Free Press Journal

R Balki talks about gender equality and how it is actually just a cliché


All humans are equal and there’s no reason to be loud about one specific gender, says acclaimed filmmaker R Balki, whose “Pad Man” — about a man focused on women’s menstrual hygiene — is releasing on Friday. Whether it was “Paa” or “Ki & Ka”, Balki has always projected women characters as exceptionally strong, and without having the tag of a “woman-centric” film.  Asked if that is his way of celebrating feminism and gender equality, Balki says, “I think the term gender equality is a cliche. People are equal. Whether it is rich or poor, black or white, man or woman, and people with different beliefs — we are equal.” Pointing out that a relationship is about the dynamics between two people, Balki says society tends to stereotype the roles.

“We have preconceived notions” about how a man and a woman should behave. I don’t think about making a woman-centric film that way. Women are the progressive thinkers — some of them are outspoken, some are not, but in their heart, they all think progressively. I see no reason to project them as backward in a few films and then as progressive in other films.”

Citing an example, Balki, who turned from a successful ad man to director, says, “The other day, I was reading somewhere that a mother-in-law motivated and encouraged her daughter-in-law to finish higher education and pursue a career. So you see, these people exist. We stereotype a mother-in-law.” Does he make an effort to project the man-woman equation as complementing each other?  “(It is) not exactly a conscious effort, but that is how I think. My films are a reflection of my thoughts. I want to capture things the way they are because that is the beauty of life,” he says. “For instance, in ‘Pad Man’, Radhika (actress Radhika Apte) is playing a conservative housewife. But if you look closer, she is not a backward-thinking woman. She is just living in a society where even though she knows certain things are wrong, she cannot change the world. We tend to show people are fighting to come out of a situation, but no, that is not always true. We don’t have to find one wrong thing in a person, and highlight it. It does not have to be that loud all the time. It is about how we can complement each other to find a way to celebrate life… that’s the beauty.”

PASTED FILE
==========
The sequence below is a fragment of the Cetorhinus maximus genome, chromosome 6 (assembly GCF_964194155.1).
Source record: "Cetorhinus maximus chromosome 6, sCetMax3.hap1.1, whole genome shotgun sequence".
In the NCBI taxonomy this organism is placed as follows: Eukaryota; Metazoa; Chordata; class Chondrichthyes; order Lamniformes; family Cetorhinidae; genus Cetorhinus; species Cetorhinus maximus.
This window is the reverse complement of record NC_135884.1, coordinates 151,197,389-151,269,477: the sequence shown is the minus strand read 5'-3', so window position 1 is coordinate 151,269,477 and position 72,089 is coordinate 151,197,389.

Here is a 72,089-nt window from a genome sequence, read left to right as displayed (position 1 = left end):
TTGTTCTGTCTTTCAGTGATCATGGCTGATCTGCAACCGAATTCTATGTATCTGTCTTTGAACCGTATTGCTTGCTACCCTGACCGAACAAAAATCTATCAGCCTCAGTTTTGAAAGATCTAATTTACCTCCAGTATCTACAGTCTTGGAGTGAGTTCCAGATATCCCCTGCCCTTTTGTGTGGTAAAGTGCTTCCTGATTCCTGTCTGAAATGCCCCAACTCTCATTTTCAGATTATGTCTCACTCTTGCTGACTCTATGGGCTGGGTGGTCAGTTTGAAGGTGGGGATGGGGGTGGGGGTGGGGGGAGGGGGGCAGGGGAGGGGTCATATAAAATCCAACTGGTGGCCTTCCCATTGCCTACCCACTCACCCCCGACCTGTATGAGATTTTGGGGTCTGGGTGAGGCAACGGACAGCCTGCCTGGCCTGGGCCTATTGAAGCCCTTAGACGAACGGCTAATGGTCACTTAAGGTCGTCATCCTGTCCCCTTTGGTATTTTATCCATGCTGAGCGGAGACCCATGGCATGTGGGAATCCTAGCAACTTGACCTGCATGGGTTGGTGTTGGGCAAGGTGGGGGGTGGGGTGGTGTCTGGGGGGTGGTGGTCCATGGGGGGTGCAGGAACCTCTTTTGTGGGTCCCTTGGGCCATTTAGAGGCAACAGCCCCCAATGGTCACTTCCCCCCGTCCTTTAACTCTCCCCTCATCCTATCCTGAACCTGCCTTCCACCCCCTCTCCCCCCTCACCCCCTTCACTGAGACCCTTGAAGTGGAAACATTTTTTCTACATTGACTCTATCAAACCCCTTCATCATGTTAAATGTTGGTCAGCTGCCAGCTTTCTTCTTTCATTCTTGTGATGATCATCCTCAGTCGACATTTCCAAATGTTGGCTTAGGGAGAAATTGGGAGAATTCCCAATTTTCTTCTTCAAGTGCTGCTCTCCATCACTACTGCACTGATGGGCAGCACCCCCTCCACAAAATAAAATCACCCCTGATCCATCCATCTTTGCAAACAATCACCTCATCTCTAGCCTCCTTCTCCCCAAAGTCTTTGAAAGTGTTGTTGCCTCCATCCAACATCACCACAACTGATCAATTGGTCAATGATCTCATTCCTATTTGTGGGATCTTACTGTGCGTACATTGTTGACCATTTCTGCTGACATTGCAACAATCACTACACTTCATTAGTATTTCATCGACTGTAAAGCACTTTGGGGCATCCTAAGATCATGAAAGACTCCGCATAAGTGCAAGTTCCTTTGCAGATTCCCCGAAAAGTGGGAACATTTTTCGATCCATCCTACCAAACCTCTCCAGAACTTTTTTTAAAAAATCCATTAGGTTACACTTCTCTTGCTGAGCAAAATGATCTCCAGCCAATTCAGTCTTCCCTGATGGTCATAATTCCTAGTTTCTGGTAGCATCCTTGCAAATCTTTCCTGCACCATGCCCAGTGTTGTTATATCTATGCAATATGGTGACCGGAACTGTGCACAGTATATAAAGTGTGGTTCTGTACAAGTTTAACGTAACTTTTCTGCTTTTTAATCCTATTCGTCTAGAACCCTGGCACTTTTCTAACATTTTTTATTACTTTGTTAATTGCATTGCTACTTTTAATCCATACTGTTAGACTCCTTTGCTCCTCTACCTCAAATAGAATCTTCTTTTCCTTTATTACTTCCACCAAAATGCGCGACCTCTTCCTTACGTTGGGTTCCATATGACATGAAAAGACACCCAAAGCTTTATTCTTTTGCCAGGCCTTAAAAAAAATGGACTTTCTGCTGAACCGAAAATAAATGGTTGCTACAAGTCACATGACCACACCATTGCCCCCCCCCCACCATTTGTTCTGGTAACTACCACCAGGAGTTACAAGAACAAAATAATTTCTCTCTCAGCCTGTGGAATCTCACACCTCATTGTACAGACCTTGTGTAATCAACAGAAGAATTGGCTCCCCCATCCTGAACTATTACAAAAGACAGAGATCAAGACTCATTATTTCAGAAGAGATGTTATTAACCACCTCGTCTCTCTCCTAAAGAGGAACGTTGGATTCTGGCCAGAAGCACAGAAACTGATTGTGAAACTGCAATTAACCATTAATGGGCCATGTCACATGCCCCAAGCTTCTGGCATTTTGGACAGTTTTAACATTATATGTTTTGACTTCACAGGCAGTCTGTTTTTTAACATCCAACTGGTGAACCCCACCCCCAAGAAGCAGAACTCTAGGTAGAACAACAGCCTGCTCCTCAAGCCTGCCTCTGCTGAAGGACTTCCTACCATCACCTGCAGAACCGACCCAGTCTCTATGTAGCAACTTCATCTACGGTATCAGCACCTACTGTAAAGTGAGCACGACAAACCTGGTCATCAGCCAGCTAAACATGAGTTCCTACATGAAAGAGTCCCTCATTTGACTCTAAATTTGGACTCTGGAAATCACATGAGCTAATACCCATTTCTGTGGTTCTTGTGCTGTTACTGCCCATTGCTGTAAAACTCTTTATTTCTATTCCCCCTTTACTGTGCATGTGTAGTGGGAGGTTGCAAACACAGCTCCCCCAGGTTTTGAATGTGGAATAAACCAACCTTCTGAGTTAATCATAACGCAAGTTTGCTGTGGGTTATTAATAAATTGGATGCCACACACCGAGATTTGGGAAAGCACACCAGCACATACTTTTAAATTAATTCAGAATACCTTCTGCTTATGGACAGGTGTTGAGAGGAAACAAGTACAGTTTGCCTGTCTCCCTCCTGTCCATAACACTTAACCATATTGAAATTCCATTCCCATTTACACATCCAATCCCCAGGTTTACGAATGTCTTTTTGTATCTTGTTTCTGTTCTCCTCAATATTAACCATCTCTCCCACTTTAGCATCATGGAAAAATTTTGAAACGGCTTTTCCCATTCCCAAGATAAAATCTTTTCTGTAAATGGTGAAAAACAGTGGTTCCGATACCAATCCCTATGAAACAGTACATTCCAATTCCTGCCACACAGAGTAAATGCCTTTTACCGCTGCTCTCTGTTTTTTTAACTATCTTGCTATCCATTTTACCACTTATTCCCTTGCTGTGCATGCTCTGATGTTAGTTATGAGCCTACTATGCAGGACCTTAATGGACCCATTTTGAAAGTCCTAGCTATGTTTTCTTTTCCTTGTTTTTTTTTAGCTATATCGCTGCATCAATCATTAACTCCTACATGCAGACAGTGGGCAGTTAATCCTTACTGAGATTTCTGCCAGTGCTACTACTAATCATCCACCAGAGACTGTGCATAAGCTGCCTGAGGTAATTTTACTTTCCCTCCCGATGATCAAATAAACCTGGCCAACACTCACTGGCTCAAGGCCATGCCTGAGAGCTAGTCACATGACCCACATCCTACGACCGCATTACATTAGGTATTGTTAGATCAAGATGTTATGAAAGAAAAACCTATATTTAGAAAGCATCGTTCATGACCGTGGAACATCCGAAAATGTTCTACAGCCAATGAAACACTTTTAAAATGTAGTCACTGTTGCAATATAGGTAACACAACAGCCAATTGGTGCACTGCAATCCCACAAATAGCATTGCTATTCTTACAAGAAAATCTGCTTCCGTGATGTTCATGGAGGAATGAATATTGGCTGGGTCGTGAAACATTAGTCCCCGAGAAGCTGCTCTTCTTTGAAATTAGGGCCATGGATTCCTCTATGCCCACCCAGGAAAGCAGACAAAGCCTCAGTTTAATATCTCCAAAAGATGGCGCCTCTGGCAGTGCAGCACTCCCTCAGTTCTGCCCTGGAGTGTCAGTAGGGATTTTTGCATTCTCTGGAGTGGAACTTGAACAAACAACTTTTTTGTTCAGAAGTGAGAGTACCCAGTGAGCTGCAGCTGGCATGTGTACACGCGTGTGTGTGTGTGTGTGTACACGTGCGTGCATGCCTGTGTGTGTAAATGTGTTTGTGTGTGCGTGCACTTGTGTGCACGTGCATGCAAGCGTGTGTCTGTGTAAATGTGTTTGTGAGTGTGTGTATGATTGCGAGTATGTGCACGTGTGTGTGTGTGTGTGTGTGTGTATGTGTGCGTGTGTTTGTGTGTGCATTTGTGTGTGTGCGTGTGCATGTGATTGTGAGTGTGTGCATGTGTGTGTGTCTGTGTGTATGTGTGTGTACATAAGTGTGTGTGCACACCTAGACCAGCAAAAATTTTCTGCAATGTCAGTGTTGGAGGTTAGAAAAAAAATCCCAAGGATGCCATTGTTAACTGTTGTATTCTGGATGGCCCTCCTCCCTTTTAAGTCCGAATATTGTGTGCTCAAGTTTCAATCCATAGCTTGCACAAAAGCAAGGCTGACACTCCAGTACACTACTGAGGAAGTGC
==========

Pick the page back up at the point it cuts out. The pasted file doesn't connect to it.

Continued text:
The narrative of “Pad Man” is based on the short story titled “The Sanitary Man of Sacred Land”, about the real-life hero Arunachalam Muruganantham, who invented a low-cost sanitary pad-making machine. Asked if he made any changes to the story while adapting it for the big screen, Balki says, “Yes, there are some major changes.

I introduced the character of Sonam (actress Sonam Kapoor) in the film. I added some funny incidents in the story and some other little changes. I took some amount of cinematic liberty. Look, the film is not a documentary. It is a feature film. When I spoke to Muruganantham, I told him that I want to make a film that, after watching, you should feel, ‘I wish I led my life like this.’ So as a director, I kept the core of the story and his personality intact, but made certain changes to make it more interesting to watch as a film.”

This is the first time Balki has worked with Akshay. He calls him an effortless actor. “Akshay is cool. I have so much love and respect for him. He is one of those actors who does not talk about world cinema and intellectualise the process of acting and filmmaking; but when on set, as the camera rolls, he is up with his best game. He is a so sharp and effortless as an actor, I love that about him,” he says.